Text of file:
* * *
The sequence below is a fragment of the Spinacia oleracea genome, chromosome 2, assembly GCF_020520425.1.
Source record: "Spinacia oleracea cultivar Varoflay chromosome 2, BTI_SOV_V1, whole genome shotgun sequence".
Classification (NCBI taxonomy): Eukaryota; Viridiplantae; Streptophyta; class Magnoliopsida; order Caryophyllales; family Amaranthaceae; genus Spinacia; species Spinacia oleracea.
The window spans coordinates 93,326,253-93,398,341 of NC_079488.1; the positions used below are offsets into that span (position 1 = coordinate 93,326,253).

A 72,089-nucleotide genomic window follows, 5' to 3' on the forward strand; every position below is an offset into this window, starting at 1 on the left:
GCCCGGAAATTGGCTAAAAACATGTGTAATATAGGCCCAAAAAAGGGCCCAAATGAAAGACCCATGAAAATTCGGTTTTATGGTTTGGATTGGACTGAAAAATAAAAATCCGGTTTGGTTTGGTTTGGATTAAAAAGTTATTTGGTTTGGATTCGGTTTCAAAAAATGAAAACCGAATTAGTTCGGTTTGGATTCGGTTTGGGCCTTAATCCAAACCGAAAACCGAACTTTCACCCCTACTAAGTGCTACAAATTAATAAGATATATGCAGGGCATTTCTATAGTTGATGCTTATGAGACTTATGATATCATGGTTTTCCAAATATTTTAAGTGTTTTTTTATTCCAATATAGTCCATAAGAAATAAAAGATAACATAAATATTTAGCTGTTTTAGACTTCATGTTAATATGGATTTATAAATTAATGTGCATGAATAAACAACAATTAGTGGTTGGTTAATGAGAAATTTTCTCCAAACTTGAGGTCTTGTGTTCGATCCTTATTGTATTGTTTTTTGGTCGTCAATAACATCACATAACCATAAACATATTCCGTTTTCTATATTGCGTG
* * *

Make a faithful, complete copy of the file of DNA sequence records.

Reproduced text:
The sequence below is a fragment of the Spinacia oleracea genome, chromosome 2, assembly GCF_020520425.1.
Source record: "Spinacia oleracea cultivar Varoflay chromosome 2, BTI_SOV_V1, whole genome shotgun sequence".
Classification (NCBI taxonomy): Eukaryota; Viridiplantae; Streptophyta; class Magnoliopsida; order Caryophyllales; family Amaranthaceae; genus Spinacia; species Spinacia oleracea.
The window spans coordinates 93,326,253-93,398,341 of NC_079488.1; the positions used below are offsets into that span (position 1 = coordinate 93,326,253).

A 72,089-nucleotide genomic window follows, 5' to 3' on the forward strand; every position below is an offset into this window, starting at 1 on the left:
GCCCGGAAATTGGCTAAAAACATGTGTAATATAGGCCCAAAAAAGGGCCCAAATGAAAGACCCATGAAAATTCGGTTTTATGGTTTGGATTGGACTGAAAAATAAAAATCCGGTTTGGTTTGGTTTGGATTAAAAAGTTATTTGGTTTGGATTCGGTTTCAAAAAATGAAAACCGAATTAGTTCGGTTTGGATTCGGTTTGGGCCTTAATCCAAACCGAAAACCGAACTTTCACCCCTACTAAGTGCTACAAATTAATAAGATATATGCAGGGCATTTCTATAGTTGATGCTTATGAGACTTATGATATCATGGTTTTCCAAATATTTTAAGTGTTTTTTTATTCCAATATAGTCCATAAGAAATAAAAGATAACATAAATATTTAGCTGTTTTAGACTTCATGTTAATATGGATTTATAAATTAATGTGCATGAATAAACAACAATTAGTGGTTGGTTAATGAGAAATTTTCTCCAAACTTGAGGTCTTGTGTTCGATCCTTATTGTATTGTTTTTTGGTCGTCAATAACATCACATAACCATAAACATATTCCGTTTTCTATATTGCGTG